What Is Ischemic Stroke?
The two primary types of stroke are ischemic (blocked) and hemorrhagic (bleeding). Hemorrhagic stroke is caused by a burst blood vessel in the brain. Ischemic, the more common type, is caused when an artery to the brain becomes blocked, either due to a blood clot or fatty plaque.
There are two types of ischemic stroke:
- Thrombotic: A blood clot (thrombus) forms in an artery that supplies blood to the brain.
- Embolic: A blood clot or fatty plaque (embolus) travels through the bloodstream to the brain.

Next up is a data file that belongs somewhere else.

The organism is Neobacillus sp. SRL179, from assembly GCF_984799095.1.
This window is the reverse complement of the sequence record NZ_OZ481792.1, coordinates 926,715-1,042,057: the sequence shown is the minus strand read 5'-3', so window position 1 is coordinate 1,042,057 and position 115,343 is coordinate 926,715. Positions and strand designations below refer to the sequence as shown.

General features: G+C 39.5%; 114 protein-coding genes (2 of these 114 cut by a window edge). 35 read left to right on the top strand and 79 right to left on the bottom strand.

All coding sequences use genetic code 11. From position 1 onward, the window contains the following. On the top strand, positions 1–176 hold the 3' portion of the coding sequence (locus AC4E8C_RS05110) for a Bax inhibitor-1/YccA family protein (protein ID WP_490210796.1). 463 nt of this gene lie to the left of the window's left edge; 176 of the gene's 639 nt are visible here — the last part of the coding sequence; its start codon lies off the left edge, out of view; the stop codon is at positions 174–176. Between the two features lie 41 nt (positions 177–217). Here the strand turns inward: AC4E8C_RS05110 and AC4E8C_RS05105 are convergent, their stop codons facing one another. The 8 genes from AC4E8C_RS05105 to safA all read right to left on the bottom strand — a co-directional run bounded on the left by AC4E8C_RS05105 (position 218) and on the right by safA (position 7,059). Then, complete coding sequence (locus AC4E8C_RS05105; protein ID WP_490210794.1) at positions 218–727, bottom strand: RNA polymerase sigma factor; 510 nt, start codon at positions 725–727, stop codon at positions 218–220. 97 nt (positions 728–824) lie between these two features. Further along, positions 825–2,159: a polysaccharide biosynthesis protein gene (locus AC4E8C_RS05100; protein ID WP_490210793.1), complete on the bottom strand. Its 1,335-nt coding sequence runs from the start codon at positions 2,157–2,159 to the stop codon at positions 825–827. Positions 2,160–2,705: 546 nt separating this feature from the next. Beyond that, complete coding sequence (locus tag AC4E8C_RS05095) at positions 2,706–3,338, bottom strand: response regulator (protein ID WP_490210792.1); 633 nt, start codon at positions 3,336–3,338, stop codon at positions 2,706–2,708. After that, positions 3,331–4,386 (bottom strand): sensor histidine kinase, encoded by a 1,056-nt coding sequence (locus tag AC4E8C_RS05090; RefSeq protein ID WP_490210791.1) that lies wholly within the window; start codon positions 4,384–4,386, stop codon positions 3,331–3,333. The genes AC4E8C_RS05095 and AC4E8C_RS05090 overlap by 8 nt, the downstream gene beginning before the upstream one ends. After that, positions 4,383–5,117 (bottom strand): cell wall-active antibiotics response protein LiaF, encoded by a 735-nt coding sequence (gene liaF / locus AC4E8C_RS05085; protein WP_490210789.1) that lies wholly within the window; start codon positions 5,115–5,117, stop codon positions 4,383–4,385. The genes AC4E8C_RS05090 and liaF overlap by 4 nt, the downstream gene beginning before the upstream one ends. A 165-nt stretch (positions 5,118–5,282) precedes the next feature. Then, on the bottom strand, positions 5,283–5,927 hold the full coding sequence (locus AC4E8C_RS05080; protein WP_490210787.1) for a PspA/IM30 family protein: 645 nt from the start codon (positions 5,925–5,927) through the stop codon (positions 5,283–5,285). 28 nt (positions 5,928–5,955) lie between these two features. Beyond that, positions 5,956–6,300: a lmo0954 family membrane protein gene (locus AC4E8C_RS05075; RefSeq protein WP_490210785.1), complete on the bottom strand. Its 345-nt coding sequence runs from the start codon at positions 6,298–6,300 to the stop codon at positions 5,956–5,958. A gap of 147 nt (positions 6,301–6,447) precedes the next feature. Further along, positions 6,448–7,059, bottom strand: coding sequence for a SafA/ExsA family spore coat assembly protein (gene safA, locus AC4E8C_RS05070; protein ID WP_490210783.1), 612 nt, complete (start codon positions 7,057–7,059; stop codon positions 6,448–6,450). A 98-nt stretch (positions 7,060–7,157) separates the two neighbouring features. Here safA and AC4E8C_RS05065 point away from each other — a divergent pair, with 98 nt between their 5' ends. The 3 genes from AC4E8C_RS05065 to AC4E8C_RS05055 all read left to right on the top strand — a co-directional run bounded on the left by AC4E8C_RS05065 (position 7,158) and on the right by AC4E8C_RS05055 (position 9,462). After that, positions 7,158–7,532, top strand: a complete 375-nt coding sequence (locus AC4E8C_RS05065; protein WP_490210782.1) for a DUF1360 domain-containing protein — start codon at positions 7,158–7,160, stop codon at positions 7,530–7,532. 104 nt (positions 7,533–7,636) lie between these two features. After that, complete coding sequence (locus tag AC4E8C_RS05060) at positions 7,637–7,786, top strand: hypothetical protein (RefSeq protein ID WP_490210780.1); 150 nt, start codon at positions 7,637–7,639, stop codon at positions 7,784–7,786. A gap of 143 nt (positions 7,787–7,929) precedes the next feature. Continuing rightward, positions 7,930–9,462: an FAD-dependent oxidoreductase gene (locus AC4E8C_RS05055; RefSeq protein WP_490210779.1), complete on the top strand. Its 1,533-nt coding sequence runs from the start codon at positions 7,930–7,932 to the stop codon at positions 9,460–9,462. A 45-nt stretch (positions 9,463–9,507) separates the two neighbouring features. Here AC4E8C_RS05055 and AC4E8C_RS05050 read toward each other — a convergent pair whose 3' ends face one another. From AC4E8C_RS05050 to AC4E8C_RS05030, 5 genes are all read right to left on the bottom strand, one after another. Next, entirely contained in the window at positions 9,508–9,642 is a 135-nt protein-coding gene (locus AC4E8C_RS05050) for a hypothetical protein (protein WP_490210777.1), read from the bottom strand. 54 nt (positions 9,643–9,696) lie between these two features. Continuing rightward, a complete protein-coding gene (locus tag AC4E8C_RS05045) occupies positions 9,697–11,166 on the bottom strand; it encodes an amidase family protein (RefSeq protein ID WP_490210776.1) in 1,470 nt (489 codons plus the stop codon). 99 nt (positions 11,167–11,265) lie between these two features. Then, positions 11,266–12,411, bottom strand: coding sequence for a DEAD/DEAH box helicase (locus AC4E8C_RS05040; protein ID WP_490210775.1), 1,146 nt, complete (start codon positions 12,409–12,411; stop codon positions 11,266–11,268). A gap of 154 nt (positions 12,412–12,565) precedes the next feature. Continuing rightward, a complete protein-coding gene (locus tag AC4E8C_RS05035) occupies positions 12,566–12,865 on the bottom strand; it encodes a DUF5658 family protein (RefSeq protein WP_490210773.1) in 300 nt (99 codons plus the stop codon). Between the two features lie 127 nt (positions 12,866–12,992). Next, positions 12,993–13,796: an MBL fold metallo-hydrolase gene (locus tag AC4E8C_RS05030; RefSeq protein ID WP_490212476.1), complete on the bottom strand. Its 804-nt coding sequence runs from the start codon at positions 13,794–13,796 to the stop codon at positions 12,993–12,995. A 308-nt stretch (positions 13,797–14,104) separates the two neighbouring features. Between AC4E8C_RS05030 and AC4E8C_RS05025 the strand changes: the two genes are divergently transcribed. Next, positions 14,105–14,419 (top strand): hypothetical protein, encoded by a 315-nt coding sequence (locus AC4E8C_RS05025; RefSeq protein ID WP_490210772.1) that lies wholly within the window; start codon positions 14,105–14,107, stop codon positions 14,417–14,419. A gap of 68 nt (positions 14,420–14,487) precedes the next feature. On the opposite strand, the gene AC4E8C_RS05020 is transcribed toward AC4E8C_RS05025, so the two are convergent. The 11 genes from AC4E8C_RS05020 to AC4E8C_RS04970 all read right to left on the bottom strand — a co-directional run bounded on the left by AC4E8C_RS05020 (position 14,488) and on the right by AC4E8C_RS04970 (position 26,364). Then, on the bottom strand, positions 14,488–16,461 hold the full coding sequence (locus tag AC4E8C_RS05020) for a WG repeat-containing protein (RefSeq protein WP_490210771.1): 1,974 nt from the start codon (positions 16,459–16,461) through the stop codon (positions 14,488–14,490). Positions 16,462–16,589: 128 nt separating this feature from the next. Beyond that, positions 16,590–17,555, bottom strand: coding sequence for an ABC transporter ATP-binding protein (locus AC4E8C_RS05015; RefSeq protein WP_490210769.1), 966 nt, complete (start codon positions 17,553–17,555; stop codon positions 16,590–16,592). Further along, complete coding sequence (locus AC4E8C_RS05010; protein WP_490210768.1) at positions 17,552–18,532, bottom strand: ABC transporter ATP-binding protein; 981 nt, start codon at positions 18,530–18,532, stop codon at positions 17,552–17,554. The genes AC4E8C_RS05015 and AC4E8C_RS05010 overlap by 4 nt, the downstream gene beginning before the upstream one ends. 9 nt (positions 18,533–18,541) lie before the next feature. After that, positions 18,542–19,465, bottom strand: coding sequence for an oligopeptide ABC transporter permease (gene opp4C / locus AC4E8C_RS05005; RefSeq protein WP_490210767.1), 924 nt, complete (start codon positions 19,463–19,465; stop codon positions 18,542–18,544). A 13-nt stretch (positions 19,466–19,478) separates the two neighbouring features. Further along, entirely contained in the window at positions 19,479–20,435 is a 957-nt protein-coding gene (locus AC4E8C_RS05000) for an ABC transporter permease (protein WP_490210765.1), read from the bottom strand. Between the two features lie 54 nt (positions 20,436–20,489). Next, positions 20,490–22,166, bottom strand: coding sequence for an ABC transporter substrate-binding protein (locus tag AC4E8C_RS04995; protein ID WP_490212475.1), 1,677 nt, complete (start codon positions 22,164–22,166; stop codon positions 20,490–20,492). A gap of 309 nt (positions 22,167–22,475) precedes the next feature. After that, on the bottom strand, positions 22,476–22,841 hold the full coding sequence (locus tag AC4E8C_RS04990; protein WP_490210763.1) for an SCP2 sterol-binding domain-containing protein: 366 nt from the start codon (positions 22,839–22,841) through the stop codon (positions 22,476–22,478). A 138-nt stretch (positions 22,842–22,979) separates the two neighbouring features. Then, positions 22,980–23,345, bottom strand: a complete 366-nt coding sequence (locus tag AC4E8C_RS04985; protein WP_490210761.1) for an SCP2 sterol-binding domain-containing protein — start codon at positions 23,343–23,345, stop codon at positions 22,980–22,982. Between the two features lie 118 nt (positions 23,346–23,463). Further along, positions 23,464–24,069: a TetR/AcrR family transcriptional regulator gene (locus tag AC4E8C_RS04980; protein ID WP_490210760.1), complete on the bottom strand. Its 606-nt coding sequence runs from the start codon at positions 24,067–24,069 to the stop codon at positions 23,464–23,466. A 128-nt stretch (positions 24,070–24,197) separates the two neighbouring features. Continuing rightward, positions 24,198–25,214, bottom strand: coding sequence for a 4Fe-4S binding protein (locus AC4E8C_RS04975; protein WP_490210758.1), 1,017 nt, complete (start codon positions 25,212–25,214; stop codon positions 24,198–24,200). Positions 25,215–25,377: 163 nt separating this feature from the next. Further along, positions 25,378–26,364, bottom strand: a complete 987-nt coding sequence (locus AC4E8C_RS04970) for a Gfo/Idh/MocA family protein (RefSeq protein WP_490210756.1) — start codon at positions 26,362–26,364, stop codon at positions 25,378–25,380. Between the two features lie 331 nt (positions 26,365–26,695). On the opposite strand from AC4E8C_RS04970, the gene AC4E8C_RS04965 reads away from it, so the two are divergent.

Transient ischemic attack (TIA)
Often referred to as a "mini-stroke," a transient ischemic attack (TIA) is no less serious. TIA happens when blood flow to the brain is temporarily blocked, causing temporary damage to the brain cells. Like ischemic strokes, TIAs are often caused by blood clots but symptoms can last less than a minute or up to an hour.
A TIA starts the same way and has the same ischemic stroke symptoms. In the early stages, there is no way to tell if it is a stroke or TIA.
Tell your primary care physician if you experience a TIA. Tests may determine the cause and help you take steps to prevent another TIA or stroke. If you have experienced a TIA, you are at higher risk of having a stroke.